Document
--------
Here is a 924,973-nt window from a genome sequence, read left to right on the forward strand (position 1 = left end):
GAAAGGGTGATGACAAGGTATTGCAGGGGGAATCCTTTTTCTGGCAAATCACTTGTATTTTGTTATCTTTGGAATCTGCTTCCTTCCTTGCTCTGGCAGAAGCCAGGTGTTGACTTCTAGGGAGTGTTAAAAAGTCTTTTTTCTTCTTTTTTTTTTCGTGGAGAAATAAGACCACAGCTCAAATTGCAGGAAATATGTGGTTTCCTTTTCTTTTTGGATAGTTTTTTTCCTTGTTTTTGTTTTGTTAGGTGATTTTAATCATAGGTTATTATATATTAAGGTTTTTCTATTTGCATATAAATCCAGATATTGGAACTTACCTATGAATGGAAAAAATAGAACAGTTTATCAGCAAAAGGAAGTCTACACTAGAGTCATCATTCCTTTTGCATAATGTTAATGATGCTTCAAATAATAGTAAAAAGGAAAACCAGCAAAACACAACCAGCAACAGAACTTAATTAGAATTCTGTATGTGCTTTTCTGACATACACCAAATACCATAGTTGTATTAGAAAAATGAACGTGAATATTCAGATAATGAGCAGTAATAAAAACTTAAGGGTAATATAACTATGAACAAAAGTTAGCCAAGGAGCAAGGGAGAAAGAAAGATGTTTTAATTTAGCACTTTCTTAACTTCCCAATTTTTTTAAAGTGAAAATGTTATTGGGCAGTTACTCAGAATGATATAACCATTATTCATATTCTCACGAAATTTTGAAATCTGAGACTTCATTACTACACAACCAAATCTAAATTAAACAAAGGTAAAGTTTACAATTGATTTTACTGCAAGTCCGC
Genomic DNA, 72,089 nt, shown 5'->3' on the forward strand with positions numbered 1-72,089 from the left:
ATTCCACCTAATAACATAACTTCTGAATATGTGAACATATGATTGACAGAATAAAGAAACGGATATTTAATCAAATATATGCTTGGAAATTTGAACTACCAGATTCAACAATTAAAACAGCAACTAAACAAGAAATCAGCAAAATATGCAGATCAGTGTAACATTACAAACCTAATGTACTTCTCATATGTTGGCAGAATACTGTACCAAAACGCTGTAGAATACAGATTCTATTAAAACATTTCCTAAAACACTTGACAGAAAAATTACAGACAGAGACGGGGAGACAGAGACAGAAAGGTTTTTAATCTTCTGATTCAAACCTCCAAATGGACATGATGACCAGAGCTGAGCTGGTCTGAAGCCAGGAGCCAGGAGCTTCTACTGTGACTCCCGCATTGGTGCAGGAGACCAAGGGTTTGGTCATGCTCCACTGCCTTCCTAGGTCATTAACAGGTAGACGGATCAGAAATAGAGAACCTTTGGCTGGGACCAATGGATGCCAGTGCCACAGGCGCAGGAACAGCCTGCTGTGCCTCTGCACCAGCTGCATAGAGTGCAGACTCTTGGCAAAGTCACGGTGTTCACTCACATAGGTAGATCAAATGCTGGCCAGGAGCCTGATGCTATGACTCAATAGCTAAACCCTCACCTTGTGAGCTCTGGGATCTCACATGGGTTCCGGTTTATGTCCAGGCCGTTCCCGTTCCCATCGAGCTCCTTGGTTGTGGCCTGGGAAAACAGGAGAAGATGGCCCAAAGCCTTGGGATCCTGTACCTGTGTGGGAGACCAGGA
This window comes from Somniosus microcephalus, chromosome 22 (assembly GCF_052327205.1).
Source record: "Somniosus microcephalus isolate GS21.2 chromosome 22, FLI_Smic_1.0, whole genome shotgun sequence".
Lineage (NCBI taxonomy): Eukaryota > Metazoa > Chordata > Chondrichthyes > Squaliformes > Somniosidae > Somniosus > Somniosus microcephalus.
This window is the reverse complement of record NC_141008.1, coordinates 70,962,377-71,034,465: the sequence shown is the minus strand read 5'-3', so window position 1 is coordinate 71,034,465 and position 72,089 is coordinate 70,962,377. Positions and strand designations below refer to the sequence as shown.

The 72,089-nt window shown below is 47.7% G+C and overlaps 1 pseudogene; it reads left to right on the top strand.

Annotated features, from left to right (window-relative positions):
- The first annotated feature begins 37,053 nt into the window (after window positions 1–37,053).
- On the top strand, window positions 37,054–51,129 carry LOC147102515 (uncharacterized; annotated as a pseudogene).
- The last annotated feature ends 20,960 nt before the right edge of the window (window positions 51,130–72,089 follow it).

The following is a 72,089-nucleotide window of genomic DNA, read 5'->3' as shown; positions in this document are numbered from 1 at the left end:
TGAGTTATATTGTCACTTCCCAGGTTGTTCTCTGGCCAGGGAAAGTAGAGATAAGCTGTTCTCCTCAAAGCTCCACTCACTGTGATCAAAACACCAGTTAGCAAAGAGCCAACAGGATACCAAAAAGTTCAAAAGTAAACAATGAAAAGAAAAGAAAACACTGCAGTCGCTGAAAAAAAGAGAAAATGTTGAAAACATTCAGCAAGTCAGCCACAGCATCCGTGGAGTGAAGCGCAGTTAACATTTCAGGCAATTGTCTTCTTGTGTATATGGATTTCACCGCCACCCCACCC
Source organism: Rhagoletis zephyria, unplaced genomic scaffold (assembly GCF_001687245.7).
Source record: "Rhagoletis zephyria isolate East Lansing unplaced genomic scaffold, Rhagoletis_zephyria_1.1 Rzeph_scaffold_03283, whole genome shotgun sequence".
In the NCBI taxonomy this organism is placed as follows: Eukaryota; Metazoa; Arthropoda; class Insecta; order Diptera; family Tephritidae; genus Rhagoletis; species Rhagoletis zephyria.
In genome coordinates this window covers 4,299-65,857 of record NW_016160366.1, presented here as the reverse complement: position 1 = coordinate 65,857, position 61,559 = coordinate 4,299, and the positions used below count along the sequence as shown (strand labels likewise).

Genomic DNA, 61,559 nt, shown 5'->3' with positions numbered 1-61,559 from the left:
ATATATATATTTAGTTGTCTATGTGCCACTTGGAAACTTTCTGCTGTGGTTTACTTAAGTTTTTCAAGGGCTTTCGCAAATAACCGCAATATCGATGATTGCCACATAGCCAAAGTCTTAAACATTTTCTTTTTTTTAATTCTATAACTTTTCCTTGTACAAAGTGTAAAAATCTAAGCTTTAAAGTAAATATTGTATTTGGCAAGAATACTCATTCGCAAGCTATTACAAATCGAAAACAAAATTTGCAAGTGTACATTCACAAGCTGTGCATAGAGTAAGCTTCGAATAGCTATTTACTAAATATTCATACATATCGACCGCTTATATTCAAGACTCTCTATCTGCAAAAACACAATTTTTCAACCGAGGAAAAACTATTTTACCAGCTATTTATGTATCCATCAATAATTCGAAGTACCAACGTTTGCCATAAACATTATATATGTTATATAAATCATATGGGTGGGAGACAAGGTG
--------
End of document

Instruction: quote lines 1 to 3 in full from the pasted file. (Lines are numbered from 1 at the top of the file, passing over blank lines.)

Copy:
Here is a 924,973-nt window from a genome sequence, read left to right on the forward strand (position 1 = left end):
GAAAGGGTGATGACAAGGTATTGCAGGGGGAATCCTTTTTCTGGCAAATCACTTGTATTTTGTTATCTTTGGAATCTGCTTCCTTCCTTGCTCTGGCAGAAGCCAGGTGTTGACTTCTAGGGAGTGTTAAAAAGTCTTTTTTCTTCTTTTTTTTTTCGTGGAGAAATAAGACCACAGCTCAAATTGCAGGAAATATGTGGTTTCCTTTTCTTTTTGGATAGTTTTTTTCCTTGTTTTTGTTTTGTTAGGTGATTTTAATCATAGGTTATTATATATTAAGGTTTTTCTATTTGCATATAAATCCAGATATTGGAACTTACCTATGAATGGAAAAAATAGAACAGTTTATCAGCAAAAGGAAGTCTACACTAGAGTCATCATTCCTTTTGCATAATGTTAATGATGCTTCAAATAATAGTAAAAAGGAAAACCAGCAAAACACAACCAGCAACAGAACTTAATTAGAATTCTGTATGTGCTTTTCTGACATACACCAAATACCATAGTTGTATTAGAAAAATGAACGTGAATATTCAGATAATGAGCAGTAATAAAAACTTAAGGGTAATATAACTATGAACAAAAGTTAGCCAAGGAGCAAGGGAGAAAGAAAGATGTTTTAATTTAGCACTTTCTTAACTTCCCAATTTTTTTAAAGTGAAAATGTTATTGGGCAGTTACTCAGAATGATATAACCATTATTCATATTCTCACGAAATTTTGAAATCTGAGACTTCATTACTACACAACCAAATCTAAATTAAACAAAGGTAAAGTTTACAATTGATTTTACTGCAAGTCCGC
Genomic DNA, 72,089 nt, shown 5'->3' on the forward strand with positions numbered 1-72,089 from the left: